As my friend Lily Burana reminded me, back when she was the editor of the short-lived cyberporn magazine Future Sex, porn has to “make people really want to masturbate, because that’s where the rubber meets the road in this industry and we can’t ever forget that.” I’d often tell the porn stars I liked, point-blank, how they’d served to inspire my self-pleasure, just to observe their reaction. The result? Not a single girl had ever not taken that as a compliment, and several thanked me for having the honesty to actually tell them so. (“Hey, I’d be a really lousy porn star if I can’t get people to do that!” Briana Banks said to me.) I later shared this with an industry publicist, who expressed horror: “You actually tell them you masturbate watching them? Yikes, I could never do that! I’d be so embarrassed!”

But why? Porn is surely the only profession where a girl will accept it as high praise when told she’s sexually objectified in that very manner. If she’s not at all embarrassed, why should you be? As Jessica Drake once declared to me: “I am a sex worker. I got into this business to do that, so people could see me have sex on camera. For the attention — I want it. Everybody look at me. Me, me, me! And I like the fact that I inspire people. I realize that I provide a fantasy and I’m fine with that. I want to be everybody’s fantasy.” Call that Jessica’s dark karma, but I love her perspective. People who fear being sexually appreciated, in my opinion, harbor an irrational anxiety and risk losing something so innately, wonderfully human in all of us. Porn reminds you to stay close to your inner slut and I’m proud to say I’m still in touch, often in that most intimate of ways, with mine.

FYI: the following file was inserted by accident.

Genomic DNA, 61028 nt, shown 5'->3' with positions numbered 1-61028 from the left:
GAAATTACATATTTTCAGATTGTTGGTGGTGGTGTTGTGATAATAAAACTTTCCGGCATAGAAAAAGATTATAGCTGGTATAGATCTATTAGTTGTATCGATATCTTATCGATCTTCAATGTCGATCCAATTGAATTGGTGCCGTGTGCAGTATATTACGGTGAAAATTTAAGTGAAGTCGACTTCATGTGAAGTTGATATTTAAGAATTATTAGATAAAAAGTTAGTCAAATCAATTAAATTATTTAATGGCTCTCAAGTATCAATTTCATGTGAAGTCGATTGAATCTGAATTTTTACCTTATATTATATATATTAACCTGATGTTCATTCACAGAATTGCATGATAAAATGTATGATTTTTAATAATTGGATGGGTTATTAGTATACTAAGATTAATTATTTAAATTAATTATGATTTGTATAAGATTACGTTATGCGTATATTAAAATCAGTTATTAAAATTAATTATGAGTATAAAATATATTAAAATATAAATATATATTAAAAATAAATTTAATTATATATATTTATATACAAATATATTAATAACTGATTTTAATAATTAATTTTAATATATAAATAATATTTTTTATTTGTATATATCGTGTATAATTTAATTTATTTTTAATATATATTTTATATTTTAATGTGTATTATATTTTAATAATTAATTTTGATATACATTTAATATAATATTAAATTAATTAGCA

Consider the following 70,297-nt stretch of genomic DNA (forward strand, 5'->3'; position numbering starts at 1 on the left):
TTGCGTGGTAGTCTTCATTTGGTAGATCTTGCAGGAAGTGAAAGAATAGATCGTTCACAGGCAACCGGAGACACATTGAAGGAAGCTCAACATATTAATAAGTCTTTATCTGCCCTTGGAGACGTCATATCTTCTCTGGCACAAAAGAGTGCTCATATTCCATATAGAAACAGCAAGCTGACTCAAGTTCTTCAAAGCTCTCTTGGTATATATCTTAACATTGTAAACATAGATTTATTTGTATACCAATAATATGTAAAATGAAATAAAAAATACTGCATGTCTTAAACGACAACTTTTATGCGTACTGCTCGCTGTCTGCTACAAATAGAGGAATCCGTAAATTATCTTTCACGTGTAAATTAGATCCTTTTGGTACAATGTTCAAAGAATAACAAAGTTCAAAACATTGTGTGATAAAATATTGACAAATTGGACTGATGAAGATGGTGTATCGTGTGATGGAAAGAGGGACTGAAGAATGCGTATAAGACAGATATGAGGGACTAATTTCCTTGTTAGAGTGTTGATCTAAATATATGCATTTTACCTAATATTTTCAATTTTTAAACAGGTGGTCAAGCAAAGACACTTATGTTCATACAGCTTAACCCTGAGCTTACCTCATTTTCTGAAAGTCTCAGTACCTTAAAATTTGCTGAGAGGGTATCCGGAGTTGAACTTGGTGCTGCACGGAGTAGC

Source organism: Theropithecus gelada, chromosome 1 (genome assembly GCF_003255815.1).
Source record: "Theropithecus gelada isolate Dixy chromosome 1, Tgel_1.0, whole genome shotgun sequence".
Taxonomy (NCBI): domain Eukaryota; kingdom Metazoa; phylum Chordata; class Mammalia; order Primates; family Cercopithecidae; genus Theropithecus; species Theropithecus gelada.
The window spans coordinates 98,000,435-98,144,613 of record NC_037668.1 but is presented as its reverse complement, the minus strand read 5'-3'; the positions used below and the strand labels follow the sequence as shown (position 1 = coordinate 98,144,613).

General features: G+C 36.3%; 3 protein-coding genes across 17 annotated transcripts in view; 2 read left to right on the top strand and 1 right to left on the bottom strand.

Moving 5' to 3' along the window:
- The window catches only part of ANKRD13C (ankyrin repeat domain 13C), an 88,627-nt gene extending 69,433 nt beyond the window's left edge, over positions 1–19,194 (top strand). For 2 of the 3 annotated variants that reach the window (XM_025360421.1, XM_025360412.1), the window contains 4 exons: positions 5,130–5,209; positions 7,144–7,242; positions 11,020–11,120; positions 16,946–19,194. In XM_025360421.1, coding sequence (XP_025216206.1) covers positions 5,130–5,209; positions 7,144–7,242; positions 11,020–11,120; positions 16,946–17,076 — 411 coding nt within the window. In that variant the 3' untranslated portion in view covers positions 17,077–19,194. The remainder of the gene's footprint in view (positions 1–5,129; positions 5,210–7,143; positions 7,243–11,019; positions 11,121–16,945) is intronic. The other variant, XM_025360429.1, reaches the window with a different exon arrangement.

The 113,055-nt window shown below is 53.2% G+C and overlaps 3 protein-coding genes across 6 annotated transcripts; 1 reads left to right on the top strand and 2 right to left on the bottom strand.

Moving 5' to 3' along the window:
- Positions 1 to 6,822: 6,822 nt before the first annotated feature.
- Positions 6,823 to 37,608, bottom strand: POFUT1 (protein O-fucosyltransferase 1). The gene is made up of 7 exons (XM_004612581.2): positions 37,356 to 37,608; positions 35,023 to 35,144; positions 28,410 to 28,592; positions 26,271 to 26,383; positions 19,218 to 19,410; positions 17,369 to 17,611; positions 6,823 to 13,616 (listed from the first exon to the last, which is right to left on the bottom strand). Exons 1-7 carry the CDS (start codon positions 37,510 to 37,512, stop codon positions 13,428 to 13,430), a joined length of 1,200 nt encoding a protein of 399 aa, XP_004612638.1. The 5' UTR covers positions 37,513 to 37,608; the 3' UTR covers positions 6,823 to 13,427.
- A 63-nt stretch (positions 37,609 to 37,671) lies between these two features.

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Drew McKenzie was previously the "Cinema Blue" columnist for Penthouse Variations and also wrote for AVN Online, Fox (from Montcalm Publishing, New York) and Guld Rapport (from Stockholm, Sweden). He is also the author of seven books -- three on porn stars, all done under his real name.